Met of­fi­cer fed in­for­ma­tion to drug deal­ers

Re­port de­tails breaches in po­lice force

Harefield Gazette - - NEWS - By Alexan­der Ballinger

LEAKS within the Metropoli­tan Po­lice in the past five years in­clude in­for­ma­tion be­ing passed to drug deal­ers, ac­cord­ing to a re­port.

Shock­ing ex­am­ples have been re­vealed af­ter a series of Free­dom of In­for­ma­tion re­quests into po­lice data breaches re­vealed 39 in­ci­dents within the Met since 2011.

Fig­ures ob­tained by cam­paign group Big Brother Watch have re­vealed there were ‘at least’ 2,315 data breaches across the UK po­lice forces be­tween June 2011 and De­cem­ber last year.

The Metropoli­tan Po­lice, which did not fea­ture near the top of the list of forces to have the high­est num­ber of breaches, says only a small pro­por­tion of its 45,000 of­fi­cers and staff have al­lowed data to be leaked.

How­ever, it added it is ‘not com­pla­cent’ in pro­tect­ing per­sonal in­for­ma­tion.

Re­nate Samson, chief ex­ec­u­tive of Big Brother Watch, said: “We trust the po­lice to keep us safe and in the 21st cen­tury that is as much about keep­ing our data se­cure as pro­tect­ing us on the streets.

“The rev­e­la­tion that the po­lice are still com­mit­ting 10 data breaches a week shows that work still needs to be done be­fore we can be sure our per­sonal in­for­ma­tion is safe in their hands.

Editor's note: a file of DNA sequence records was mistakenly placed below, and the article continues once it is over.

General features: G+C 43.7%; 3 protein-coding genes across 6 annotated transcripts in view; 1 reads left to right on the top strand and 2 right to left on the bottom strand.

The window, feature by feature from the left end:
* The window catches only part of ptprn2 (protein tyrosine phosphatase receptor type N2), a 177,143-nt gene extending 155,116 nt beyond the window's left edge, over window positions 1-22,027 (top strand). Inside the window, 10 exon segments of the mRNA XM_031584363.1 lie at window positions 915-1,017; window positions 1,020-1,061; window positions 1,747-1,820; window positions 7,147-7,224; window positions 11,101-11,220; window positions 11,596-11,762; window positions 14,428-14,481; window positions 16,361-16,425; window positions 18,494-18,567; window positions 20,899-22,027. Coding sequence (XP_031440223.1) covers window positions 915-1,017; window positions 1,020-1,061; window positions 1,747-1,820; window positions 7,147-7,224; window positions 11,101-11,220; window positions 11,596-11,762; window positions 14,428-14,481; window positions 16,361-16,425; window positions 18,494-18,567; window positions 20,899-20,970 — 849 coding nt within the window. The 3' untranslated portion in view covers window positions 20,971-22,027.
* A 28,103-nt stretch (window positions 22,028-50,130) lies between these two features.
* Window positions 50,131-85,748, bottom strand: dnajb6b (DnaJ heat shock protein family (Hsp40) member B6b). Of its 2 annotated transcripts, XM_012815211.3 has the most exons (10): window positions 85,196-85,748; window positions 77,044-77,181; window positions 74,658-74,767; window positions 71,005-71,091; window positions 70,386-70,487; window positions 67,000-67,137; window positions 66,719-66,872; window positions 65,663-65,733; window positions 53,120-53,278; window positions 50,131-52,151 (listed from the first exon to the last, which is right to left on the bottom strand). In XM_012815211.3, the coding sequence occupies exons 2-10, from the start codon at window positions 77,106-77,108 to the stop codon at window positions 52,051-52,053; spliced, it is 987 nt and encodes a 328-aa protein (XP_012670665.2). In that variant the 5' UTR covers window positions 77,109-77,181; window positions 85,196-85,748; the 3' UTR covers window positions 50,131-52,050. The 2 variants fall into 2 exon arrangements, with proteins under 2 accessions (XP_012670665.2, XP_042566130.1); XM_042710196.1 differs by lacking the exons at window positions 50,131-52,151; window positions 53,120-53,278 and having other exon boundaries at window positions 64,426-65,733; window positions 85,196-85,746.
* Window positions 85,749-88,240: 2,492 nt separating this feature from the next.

The Metropoli­tan Po­lice does not rank among the 10 po­lice forces that have seen the high­est num­ber of data breaches over the past five years.

West Mid­lands Po­lice ranked top with 488 breaches, fol­lowed by Surrey Po­lice with 202.

The of­fi­cer who passed in­tel­li­gence on to two known drug deal­ers or users was con­victed of the of­fence, while an of­fi­cer who at­tempted to leak a vic­tim’s name through Snapchat re­signed from the force dur­ing dis­ci­plinary ac­tion.

An­other of­fi­cer was found to have passed in­for­ma­tion of an ar­rest onto the sus­pect’s em­ployer, caus­ing him to be fired.

One in­ci­dent in­volved an of­fi­cer car­ry­ing out 30 unau­tho­rised searches on a po­lice in­tel­li­gence data­base be­tween 2005 and 2010.

In to­tal, 27 of the data breach of­fences were com­mit­ted by po­lice of­fi­cers, while 12 were by civil­ian mem­bers of the force.

A Metropoli­tan Po­lice spokesper­son said: “Em­ploy­ees are reg­u­larly re­minded of their re­spon­si­bil­i­ties and the fig­ures only show a small pro­por­tion of the Met’s em­ploy­ees fail to meet the re­quired stan­dards.

“How­ever, we are not com­pla­cent and fully recog­nise that our role, and the trust placed in us, as the capital’s po­lice ser­vice, re­quires the ut­most dis­cre­tion in the way we man­age the huge amount of per­sonal in­for­ma­tion we come into con­tact with on a daily ba­sis.”

From last Jan­uary new reg­u­la­tions were put in place to pre­vent of­fi­cers re­sign­ing or re­tir­ing amid al­le­ga­tions that could lead to a mis­con­duct hear­ing, the po­lice added.

Across the coun­try, 800 em­ploy­ees were found to have ac­cessed per­sonal in­for­ma­tion for no polic­ing rea­son, while data was shared in­ap­pro­pri­ately or with­out au­tho­ri­sa­tion al­most 900 times.

Only three per cent (70) of cases re­sulted in a crim­i­nal con­vic­tion or cau­tion, 11 per cent (258) in writ­ten or ver­bal warn­ings and 13 per cent (297) in res­ig­na­tion or dis­missal.

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